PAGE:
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Penguins Sabres rue bad breaks and bad luck

Sunday, April 29, 2001

By Dejan Kovacevic, Post-Gazette Sports Writer

BUFFALO, N.Y. -- Dominik Hasek could have cursed his rotten luck, slammed his stick to the ice and skated off the rink.

It had to be tempting.

He was beaten twice on 14 shots in the Buffalo Sabres' 3-1 loss to the Penguins in Game 2 of their Stanley Cup playoff series yesterday at HSBC Arena. And, most frustrating, both pucks which eluded him -- the third goal went into an empty net -- were off target.

"It's really a shame," Hasek said. "We all worked really hard. I think we were the better team. If they don't get lucky on both goals, it's a different game."

As it was, the Penguins were counting their blessings while bolting Buffalo with a 2-0 series lead.

The game's first goal, by center Robert Lang, came at 10:11 of the second period.

Left winger Martin Straka blazed across the blue line and left a drop pass for Lang, who skated to the top of the right circle and unleashed a powerful wrist shot between the legs of Sabres defenseman James Patrick.

"It's a sort of half-screen, so Dominik doesn't really get a full look at the puck," Lang said. "It's basically a surprise. You're trying to shoot it when he doesn't expect it. If he sees it, he's going to stop it. He's too good a goalie not to stop it."

Hasek didn't stop it, but it clanged off the post to his right. And, when Hasek fell backward to recover, the puck ricocheted off the back of his right leg and crawled just across the goal line.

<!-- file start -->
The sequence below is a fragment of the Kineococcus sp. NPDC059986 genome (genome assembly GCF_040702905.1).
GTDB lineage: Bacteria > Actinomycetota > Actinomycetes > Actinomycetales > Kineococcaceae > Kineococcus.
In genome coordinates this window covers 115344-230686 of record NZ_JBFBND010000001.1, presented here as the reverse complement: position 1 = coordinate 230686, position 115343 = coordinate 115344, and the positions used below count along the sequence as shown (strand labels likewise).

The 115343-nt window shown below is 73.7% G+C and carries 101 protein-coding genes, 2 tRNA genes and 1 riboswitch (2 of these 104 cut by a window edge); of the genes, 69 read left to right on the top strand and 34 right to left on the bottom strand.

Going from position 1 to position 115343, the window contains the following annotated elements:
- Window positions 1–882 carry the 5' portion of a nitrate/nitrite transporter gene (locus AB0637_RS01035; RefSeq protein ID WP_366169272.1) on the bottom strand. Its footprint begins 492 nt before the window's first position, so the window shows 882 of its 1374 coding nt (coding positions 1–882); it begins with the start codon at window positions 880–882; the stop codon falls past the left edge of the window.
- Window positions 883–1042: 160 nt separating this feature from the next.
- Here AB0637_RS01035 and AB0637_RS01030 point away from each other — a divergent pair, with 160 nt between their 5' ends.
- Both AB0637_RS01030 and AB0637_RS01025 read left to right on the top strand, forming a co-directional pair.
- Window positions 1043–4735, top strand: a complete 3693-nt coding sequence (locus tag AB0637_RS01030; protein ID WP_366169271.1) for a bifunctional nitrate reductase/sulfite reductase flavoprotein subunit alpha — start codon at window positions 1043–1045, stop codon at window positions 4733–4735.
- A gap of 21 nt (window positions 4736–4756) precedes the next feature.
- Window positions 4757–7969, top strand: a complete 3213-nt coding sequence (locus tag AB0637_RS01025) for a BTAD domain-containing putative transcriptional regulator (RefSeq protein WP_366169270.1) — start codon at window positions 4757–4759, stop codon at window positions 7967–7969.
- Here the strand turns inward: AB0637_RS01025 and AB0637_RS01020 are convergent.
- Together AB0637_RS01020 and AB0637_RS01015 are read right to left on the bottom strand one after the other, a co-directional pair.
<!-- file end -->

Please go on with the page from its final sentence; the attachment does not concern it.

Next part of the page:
"I went to look for it," Hasek said. "It was already in."

As if to underscore the lopsided fortune of the day, the Sabres tied the score 4:33 later on center Stu Barnes' perfectly placed wrist shot, only to have the Penguins win the game on another ugly goal at 8:09 of the third.

Straka started the play again, collecting the puck on the left boards in Buffalo's zone. Two Sabres darted toward him, so he whipped a cross-ice pass to defenseman Andrew Ference at the top of the right circle.

Ference was wide open.

"I was totally committed to being that deep in the zone, so if Marty doesn't have that great vision to see me over there ... it was just an awesome pass," Ference said. "And I had lots of time. Maybe that's why my shot was so bad."

That's a generous assessment.

Ference teed up a slap shot but mostly whiffed on the puck, sending it to the net with no great velocity, end over end, and ticketed to go wide right.

How wide?

"Probably a foot," Ference said. "And I shot it so weakly I don't even know if it would have made it to the goal line. Just a total shank. I was aiming left, and it went ... wherever it went."

Hasek had moved forward to challenge Ference, as did Buffalo defenseman Jason Woolley, and the puck sailed past both of them.

Near the Sabres' crease, Patrick was doing his best to cover Penguins center Mario Lemieux.

"I know how much they like that passing play at the side of the net," Patrick said. "If my partner is taking away the shooting lane, which he did, I'm going to go to the guy at the net."

The puck skipped off Patrick's right hip, changed direction and landed softly in the center of the goal.

"Obviously, after it goes in, you wonder if you could have done something different," Patrick said. "That's hockey."

Hasek, too, was left shaking his head.

"It's disappointing, but I feel much better than after Game 1," he said. "I feel like we really worked hard, played our system. There is nothing to be ashamed of. We just didn't score goals, and they got a couple of lucky ones. There's nothing really you can do about that."

The Penguins, naturally, viewed their goals as more than good fortune.

"Hey, you have to believe in yourself," Lang said. "It only takes one shot to score a goal, you know. It doesn't matter what kind of shot."

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